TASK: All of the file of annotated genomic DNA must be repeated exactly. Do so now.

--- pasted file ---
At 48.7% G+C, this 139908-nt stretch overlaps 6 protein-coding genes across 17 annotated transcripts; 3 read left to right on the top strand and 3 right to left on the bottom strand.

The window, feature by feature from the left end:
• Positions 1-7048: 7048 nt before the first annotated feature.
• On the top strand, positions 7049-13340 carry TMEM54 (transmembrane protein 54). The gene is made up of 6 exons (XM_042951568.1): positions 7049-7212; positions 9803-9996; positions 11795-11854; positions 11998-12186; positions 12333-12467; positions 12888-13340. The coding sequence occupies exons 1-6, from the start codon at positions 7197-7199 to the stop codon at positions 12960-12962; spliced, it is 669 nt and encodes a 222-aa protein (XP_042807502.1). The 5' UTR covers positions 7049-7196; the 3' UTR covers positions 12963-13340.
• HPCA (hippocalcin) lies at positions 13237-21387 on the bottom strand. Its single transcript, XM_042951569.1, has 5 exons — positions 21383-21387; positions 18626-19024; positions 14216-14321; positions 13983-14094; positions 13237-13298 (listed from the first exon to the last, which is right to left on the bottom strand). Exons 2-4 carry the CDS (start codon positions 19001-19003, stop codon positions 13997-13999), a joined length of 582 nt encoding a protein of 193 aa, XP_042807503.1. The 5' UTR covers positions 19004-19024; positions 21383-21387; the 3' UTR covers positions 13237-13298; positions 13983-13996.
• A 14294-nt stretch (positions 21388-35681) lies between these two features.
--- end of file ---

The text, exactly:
At 48.7% G+C, this 139908-nt stretch overlaps 6 protein-coding genes across 17 annotated transcripts; 3 read left to right on the top strand and 3 right to left on the bottom strand.

The window, feature by feature from the left end:
• Positions 1-7048: 7048 nt before the first annotated feature.
• On the top strand, positions 7049-13340 carry TMEM54 (transmembrane protein 54). The gene is made up of 6 exons (XM_042951568.1): positions 7049-7212; positions 9803-9996; positions 11795-11854; positions 11998-12186; positions 12333-12467; positions 12888-13340. The coding sequence occupies exons 1-6, from the start codon at positions 7197-7199 to the stop codon at positions 12960-12962; spliced, it is 669 nt and encodes a 222-aa protein (XP_042807502.1). The 5' UTR covers positions 7049-7196; the 3' UTR covers positions 12963-13340.
• HPCA (hippocalcin) lies at positions 13237-21387 on the bottom strand. Its single transcript, XM_042951569.1, has 5 exons — positions 21383-21387; positions 18626-19024; positions 14216-14321; positions 13983-14094; positions 13237-13298 (listed from the first exon to the last, which is right to left on the bottom strand). Exons 2-4 carry the CDS (start codon positions 19001-19003, stop codon positions 13997-13999), a joined length of 582 nt encoding a protein of 193 aa, XP_042807503.1. The 5' UTR covers positions 19004-19024; positions 21383-21387; the 3' UTR covers positions 13237-13298; positions 13983-13996.
• A 14294-nt stretch (positions 21388-35681) lies between these two features.